See the excellent exhibits at the Ernest Coe Visitor Center and sign up for free ranger-led walks and activities. (Check the schedule online before you leave home and call ahead to reserve a spot: 305-242-7700, www.nps.gov/ever. The Coe tours start winding down in mid-April, so depending on your exact dates you may want to drive north to the Shark Valley entrance for more options.)

Drive the 38-mile road south to the park’s Flamingo area, stopping to hike any of the short trails you’ll pass along the way. This drive allows you to see all nine park ecosystems, including freshwater sloughs and marl prairies, hardwood hammocks, cypress and mangrove forests, and marine and estuarine areas.

Rent bikes or canoes at the Shark Valley or Flamingo areas of the park.

Take a guided Tram Tour of the Shark Valley Slough with a park naturalist.

Take a narrated boat ride along the mangrove coast from Flamingo.

Take an eco-tour with a private outfitter. Everglades Area Tours (800-860-1472, www.evergladesareatours.com), for example, has naturalist-led outings that focus on birding, photography, hiking, kayaking and fishing, as well as overnight camping trips and sunset tours.

What to do in the Keys. Finally, you can get in the water!

Visit John Pennekamp Coral Reef State Park in Key Largo for snorkeling, diving, glass-bottom boat tours and more (305-451-1202,www.pennekamppark.com).

Visit Bahia Honda State Park, 12 miles south of Marathon, for beach time (it has won prizes), kayaking, biking, hiking and some of the best snorkeling in the Keys (305-872-2353, www.bahiahondapark.com). Justin Zane, who leads snorkeling tours, says that spotting nurse sharks is common there — and don’t worry, they’re not dangerous to humans unless provoked (305-872-3954; $30 adults, $25 kids). The park has six rental cabins, by the way, but you need to reserve 11 months in advance (800-326-3521).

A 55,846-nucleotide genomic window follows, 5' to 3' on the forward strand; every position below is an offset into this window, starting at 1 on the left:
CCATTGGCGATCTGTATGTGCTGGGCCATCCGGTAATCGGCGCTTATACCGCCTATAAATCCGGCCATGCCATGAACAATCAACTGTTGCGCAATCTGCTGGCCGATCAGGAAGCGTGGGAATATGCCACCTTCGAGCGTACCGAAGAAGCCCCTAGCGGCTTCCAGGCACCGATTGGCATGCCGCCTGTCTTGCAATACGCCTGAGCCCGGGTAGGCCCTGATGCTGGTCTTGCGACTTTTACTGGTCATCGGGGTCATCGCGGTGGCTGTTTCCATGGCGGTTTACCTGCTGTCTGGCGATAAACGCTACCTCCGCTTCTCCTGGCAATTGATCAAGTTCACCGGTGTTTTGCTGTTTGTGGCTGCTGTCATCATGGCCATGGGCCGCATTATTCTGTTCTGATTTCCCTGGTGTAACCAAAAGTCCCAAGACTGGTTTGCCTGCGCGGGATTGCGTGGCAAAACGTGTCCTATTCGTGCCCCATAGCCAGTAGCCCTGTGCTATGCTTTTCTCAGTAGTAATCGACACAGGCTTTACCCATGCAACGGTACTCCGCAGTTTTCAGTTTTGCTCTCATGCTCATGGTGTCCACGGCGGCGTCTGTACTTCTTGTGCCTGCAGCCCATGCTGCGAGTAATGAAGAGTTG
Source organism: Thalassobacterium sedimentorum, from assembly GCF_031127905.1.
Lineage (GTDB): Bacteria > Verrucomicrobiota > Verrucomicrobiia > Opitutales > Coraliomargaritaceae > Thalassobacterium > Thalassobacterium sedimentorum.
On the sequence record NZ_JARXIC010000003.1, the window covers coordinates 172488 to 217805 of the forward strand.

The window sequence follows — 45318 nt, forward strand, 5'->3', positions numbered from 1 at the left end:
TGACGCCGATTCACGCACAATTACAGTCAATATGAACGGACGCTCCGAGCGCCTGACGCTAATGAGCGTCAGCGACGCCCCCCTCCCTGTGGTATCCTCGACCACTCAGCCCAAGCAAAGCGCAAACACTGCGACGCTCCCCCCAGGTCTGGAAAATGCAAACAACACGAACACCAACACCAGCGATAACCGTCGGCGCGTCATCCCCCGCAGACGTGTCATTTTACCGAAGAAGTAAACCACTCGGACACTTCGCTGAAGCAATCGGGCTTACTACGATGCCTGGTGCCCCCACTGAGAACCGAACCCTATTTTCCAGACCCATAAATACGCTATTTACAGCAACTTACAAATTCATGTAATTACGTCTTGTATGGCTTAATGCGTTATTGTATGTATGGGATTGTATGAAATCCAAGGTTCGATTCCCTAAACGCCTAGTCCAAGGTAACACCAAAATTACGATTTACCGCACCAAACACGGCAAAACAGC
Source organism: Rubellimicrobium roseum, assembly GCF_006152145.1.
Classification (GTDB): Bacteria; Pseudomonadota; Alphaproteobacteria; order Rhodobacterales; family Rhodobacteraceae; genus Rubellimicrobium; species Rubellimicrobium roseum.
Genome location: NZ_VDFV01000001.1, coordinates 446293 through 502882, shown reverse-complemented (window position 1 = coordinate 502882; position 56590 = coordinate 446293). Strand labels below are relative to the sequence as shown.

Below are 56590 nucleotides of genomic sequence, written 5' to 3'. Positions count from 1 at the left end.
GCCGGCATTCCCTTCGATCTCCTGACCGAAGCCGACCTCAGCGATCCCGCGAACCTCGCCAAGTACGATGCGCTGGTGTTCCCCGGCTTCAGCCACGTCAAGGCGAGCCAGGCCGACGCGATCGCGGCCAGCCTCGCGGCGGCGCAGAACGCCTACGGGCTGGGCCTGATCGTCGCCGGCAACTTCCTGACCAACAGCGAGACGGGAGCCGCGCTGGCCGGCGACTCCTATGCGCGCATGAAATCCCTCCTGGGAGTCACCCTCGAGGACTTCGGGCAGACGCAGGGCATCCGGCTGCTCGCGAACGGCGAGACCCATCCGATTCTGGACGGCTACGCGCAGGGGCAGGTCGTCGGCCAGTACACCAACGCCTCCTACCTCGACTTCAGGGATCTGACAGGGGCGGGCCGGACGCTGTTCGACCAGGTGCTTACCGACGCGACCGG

Explore Key West. In addition to the usual fun stuff (Conch Train tour, Hemingway house, sunsets at Mallory Square), there’s also the Florida Keys Eco-Discovery Center, with interactive exhibits (305-809-4750, floridakeys.noaa.gov/eco_discovery.html).

Suggested itinerary.

Days 1-3: Explore the Everglades.

Day 4: Drive 25 miles south to Key Largo and visit John Pennekamp Coral Reef State Park.

Days 5-7: Drive about two hours south to Marathon, a good base for exploring Bahia Honda State Park and Key West. Stay at a chain motel or, for a splurge, consider Tranquility Bay Hotel and Resort (877-898-9808, www.tranquilitybay.com). For $400 and up a night you get a two-bedroom condo on the Gulf of Mexico with a full gourmet kitchen, laundry facilities, HBO, porch with water view, lagoon-style pool, locally inspired art work, fitness center, spa and private beach. It’s about 45 minutes from Key West.

Day 8: Drive to Miami and fly home.

Cost: Round-trip air from Washington to Miami for four people, about $730; lodging, $1,800; one-week midsize car rental through Priceline, $400. Total: $2,930, leaving you well within your budget for food, gas, admissions and attractions.

Interested in having us help plan your trip? Go to www.washingtonpost.com/goingourway.